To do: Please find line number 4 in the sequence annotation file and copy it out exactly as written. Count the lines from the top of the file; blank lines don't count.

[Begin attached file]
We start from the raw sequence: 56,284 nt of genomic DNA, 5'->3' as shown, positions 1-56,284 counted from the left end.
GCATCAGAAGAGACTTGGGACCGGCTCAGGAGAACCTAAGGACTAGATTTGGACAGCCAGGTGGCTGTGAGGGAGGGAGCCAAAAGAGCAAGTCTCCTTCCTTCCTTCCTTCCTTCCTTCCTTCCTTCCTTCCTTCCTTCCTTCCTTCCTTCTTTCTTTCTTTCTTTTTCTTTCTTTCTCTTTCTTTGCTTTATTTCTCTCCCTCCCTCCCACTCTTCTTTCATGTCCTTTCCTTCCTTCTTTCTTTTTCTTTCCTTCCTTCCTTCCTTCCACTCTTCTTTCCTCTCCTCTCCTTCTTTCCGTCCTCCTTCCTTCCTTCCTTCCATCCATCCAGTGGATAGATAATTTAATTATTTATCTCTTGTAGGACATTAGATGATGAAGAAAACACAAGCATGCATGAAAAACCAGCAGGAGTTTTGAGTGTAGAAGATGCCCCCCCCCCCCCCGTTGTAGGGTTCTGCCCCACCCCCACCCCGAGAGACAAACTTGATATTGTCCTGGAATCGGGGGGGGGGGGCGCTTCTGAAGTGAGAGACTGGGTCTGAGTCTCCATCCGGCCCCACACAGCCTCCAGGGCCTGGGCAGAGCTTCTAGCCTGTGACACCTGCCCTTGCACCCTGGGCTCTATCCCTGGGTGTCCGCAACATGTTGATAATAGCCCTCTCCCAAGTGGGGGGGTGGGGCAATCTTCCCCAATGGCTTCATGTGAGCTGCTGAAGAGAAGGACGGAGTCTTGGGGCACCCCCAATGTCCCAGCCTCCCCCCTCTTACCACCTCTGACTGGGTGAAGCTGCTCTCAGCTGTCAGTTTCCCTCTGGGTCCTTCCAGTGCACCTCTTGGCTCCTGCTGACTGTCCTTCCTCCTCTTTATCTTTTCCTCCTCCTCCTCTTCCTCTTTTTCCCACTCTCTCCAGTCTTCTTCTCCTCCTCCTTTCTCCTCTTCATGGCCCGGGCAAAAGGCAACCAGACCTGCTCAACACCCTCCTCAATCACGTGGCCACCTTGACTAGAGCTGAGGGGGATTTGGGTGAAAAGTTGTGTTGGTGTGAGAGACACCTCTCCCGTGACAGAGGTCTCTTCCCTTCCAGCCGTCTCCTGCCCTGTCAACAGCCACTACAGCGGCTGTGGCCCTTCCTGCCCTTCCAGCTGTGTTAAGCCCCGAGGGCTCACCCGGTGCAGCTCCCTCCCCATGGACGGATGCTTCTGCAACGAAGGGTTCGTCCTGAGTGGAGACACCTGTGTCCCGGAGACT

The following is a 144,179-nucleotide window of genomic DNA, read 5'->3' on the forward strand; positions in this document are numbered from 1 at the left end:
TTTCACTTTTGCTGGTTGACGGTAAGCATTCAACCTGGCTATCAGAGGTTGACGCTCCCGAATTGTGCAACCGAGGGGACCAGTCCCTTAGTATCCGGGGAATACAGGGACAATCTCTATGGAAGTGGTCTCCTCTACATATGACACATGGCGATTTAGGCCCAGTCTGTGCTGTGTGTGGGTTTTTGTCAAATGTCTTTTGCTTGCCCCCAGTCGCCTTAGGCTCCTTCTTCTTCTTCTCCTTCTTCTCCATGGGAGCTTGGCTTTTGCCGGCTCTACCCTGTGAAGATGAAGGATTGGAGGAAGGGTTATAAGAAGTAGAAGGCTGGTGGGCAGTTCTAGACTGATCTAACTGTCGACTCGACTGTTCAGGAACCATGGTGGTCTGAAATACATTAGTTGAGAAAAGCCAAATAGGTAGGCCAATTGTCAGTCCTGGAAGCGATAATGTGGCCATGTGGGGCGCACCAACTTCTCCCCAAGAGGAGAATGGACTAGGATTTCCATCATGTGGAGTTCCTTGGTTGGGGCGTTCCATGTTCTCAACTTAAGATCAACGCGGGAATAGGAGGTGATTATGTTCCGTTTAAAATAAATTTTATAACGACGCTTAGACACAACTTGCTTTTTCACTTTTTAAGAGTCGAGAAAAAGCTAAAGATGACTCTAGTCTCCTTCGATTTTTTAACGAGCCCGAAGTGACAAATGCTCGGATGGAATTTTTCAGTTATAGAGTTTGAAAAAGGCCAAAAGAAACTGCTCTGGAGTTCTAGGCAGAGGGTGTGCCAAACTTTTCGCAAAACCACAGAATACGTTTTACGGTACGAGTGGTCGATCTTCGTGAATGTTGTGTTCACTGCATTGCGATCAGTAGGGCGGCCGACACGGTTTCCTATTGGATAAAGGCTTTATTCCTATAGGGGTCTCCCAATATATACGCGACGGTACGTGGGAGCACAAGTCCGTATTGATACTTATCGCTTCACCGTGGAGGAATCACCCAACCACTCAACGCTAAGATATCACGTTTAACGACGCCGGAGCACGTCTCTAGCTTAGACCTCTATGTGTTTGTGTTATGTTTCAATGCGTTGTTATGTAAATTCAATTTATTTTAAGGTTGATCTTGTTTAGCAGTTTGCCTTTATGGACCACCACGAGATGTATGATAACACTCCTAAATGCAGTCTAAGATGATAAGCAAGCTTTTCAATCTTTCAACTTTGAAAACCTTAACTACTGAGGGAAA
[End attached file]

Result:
TTTCACTTTTGCTGGTTGACGGTAAGCATTCAACCTGGCTATCAGAGGTTGACGCTCCCGAATTGTGCAACCGAGGGGACCAGTCCCTTAGTATCCGGGGAATACAGGGACAATCTCTATGGAAGTGGTCTCCTCTACATATGACACATGGCGATTTAGGCCCAGTCTGTGCTGTGTGTGGGTTTTTGTCAAATGTCTTTTGCTTGCCCCCAGTCGCCTTAGGCTCCTTCTTCTTCTTCTCCTTCTTCTCCATGGGAGCTTGGCTTTTGCCGGCTCTACCCTGTGAAGATGAAGGATTGGAGGAAGGGTTATAAGAAGTAGAAGGCTGGTGGGCAGTTCTAGACTGATCTAACTGTCGACTCGACTGTTCAGGAACCATGGTGGTCTGAAATACATTAGTTGAGAAAAGCCAAATAGGTAGGCCAATTGTCAGTCCTGGAAGCGATAATGTGGCCATGTGGGGCGCACCAACTTCTCCCCAAGAGGAGAATGGACTAGGATTTCCATCATGTGGAGTTCCTTGGTTGGGGCGTTCCATGTTCTCAACTTAAGATCAACGCGGGAATAGGAGGTGATTATGTTCCGTTTAAAATAAATTTTATAACGACGCTTAGACACAACTTGCTTTTTCACTTTTTAAGAGTCGAGAAAAAGCTAAAGATGACTCTAGTCTCCTTCGATTTTTTAACGAGCCCGAAGTGACAAATGCTCGGATGGAATTTTTCAGTTATAGAGTTTGAAAAAGGCCAAAAGAAACTGCTCTGGAGTTCTAGGCAGAGGGTGTGCCAAACTTTTCGCAAAACCACAGAATACGTTTTACGGTACGAGTGGTCGATCTTCGTGAATGTTGTGTTCACTGCATTGCGATCAGTAGGGCGGCCGACACGGTTTCCTATTGGATAAAGGCTTTATTCCTATAGGGGTCTCCCAATATATACGCGACGGTACGTGGGAGCACAAGTCCGTATTGATACTTATCGCTTCACCGTGGAGGAATCACCCAACCACTCAACGCTAAGATATCACGTTTAACGACGCCGGAGCACGTCTCTAGCTTAGACCTCTATGTGTTTGTGTTATGTTTCAATGCGTTGTTATGTAAATTCAATTTATTTTAAGGTTGATCTTGTTTAGCAGTTTGCCTTTATGGACCACCACGAGATGTATGATAACACTCCTAAATGCAGTCTAAGATGATAAGCAAGCTTTTCAATCTTTCAACTTTGAAAACCTTAACTACTGAGGGAAA